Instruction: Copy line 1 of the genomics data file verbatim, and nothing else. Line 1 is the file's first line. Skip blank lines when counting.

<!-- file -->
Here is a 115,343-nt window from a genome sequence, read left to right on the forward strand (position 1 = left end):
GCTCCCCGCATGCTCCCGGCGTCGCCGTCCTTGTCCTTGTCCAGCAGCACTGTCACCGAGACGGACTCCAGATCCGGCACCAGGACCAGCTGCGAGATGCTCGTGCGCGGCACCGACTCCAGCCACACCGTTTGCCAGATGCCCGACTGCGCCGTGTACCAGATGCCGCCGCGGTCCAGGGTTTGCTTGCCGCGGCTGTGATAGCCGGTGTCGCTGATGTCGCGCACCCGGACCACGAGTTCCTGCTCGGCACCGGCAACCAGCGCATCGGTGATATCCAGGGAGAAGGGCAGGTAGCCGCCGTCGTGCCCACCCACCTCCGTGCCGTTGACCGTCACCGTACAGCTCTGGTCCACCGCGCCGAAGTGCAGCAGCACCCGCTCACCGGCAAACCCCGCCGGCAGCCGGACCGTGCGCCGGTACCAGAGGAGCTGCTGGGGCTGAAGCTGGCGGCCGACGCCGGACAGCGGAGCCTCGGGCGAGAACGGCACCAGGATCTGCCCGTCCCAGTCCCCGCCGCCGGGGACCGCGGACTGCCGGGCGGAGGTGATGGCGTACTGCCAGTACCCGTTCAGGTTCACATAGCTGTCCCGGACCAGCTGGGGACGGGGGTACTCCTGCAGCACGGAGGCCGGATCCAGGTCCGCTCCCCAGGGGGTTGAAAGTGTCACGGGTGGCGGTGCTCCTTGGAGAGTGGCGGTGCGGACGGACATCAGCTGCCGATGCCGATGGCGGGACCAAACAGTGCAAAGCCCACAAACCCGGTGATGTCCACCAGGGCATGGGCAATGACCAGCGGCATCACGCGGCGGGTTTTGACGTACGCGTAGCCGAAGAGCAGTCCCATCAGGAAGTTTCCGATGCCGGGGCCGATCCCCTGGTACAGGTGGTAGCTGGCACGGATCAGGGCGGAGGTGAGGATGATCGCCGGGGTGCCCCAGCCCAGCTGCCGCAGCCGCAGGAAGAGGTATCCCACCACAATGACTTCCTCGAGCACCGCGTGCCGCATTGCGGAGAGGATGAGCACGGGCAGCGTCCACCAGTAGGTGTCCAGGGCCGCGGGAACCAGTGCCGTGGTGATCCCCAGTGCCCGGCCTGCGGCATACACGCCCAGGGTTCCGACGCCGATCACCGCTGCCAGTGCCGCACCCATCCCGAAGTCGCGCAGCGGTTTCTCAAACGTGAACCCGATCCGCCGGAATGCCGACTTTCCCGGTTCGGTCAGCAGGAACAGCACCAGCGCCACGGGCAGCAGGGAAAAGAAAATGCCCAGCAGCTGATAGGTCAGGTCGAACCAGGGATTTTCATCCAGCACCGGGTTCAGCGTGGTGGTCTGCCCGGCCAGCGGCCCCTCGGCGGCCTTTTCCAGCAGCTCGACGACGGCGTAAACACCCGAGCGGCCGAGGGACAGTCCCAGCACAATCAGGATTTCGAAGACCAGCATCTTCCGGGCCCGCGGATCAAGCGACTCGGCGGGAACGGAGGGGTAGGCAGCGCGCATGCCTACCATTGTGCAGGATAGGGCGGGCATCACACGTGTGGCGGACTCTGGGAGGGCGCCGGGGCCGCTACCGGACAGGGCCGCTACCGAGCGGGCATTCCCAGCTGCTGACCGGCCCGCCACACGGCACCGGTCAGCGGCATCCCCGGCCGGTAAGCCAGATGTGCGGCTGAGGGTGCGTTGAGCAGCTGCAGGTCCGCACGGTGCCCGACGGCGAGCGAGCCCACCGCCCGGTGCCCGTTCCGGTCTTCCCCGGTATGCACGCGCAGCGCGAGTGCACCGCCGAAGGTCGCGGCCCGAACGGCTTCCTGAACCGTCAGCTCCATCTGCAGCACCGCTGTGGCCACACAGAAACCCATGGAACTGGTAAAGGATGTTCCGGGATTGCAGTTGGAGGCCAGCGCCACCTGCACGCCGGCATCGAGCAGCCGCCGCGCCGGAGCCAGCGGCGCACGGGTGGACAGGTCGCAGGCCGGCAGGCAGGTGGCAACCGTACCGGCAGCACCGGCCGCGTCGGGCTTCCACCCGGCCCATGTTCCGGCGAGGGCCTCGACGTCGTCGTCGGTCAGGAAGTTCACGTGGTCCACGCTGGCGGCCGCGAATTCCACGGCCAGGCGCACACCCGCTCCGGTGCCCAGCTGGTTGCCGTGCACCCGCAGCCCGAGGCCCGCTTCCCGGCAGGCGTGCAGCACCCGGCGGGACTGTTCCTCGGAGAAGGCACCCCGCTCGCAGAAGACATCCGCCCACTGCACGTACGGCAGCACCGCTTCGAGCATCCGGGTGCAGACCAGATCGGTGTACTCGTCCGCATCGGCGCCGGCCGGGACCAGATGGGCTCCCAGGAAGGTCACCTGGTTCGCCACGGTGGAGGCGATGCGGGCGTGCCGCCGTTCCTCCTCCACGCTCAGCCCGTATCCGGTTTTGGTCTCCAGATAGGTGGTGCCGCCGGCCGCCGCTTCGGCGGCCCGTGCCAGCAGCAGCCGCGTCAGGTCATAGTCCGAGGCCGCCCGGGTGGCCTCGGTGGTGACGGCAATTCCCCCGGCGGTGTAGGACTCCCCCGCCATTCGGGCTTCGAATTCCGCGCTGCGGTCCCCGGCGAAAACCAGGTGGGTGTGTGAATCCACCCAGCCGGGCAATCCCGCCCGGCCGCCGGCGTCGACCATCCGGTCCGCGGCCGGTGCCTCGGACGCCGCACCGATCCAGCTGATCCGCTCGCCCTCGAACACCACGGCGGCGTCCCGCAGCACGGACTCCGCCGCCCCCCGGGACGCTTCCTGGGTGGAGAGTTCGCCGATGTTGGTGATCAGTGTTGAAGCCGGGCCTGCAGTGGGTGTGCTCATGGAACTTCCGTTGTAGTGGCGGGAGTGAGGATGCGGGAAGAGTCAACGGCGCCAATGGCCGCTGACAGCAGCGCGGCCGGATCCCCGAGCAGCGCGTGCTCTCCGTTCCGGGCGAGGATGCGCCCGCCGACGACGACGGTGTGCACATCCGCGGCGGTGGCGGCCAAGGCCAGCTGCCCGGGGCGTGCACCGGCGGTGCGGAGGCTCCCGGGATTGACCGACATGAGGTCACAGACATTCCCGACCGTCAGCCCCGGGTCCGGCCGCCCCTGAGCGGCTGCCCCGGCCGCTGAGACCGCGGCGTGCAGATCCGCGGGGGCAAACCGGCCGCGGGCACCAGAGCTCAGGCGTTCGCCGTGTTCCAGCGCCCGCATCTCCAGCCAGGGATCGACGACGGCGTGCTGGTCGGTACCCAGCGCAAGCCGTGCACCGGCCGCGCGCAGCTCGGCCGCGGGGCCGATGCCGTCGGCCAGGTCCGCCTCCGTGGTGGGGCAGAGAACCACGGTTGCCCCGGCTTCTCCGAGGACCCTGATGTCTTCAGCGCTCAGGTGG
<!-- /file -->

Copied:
Here is a 115,343-nt window from a genome sequence, read left to right on the forward strand (position 1 = left end):